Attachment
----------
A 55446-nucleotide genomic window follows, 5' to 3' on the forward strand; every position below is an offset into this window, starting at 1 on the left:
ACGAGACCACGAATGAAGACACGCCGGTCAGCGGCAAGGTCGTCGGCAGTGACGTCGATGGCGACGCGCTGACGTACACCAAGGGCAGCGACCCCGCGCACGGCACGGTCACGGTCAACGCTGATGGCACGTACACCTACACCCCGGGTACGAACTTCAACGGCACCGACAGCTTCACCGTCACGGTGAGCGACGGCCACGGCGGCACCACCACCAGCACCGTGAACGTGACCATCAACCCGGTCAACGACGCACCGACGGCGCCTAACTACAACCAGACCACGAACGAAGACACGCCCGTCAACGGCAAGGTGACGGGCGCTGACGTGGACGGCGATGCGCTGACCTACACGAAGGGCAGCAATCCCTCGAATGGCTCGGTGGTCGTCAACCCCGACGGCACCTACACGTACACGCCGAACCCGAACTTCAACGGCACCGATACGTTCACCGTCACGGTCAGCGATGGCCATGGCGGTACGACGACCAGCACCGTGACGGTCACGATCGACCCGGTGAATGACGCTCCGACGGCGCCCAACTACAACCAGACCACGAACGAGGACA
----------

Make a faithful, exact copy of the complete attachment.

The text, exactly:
A 55446-nucleotide genomic window follows, 5' to 3' on the forward strand; every position below is an offset into this window, starting at 1 on the left:
ACGAGACCACGAATGAAGACACGCCGGTCAGCGGCAAGGTCGTCGGCAGTGACGTCGATGGCGACGCGCTGACGTACACCAAGGGCAGCGACCCCGCGCACGGCACGGTCACGGTCAACGCTGATGGCACGTACACCTACACCCCGGGTACGAACTTCAACGGCACCGACAGCTTCACCGTCACGGTGAGCGACGGCCACGGCGGCACCACCACCAGCACCGTGAACGTGACCATCAACCCGGTCAACGACGCACCGACGGCGCCTAACTACAACCAGACCACGAACGAAGACACGCCCGTCAACGGCAAGGTGACGGGCGCTGACGTGGACGGCGATGCGCTGACCTACACGAAGGGCAGCAATCCCTCGAATGGCTCGGTGGTCGTCAACCCCGACGGCACCTACACGTACACGCCGAACCCGAACTTCAACGGCACCGATACGTTCACCGTCACGGTCAGCGATGGCCATGGCGGTACGACGACCAGCACCGTGACGGTCACGATCGACCCGGTGAATGACGCTCCGACGGCGCCCAACTACAACCAGACCACGAACGAGGACA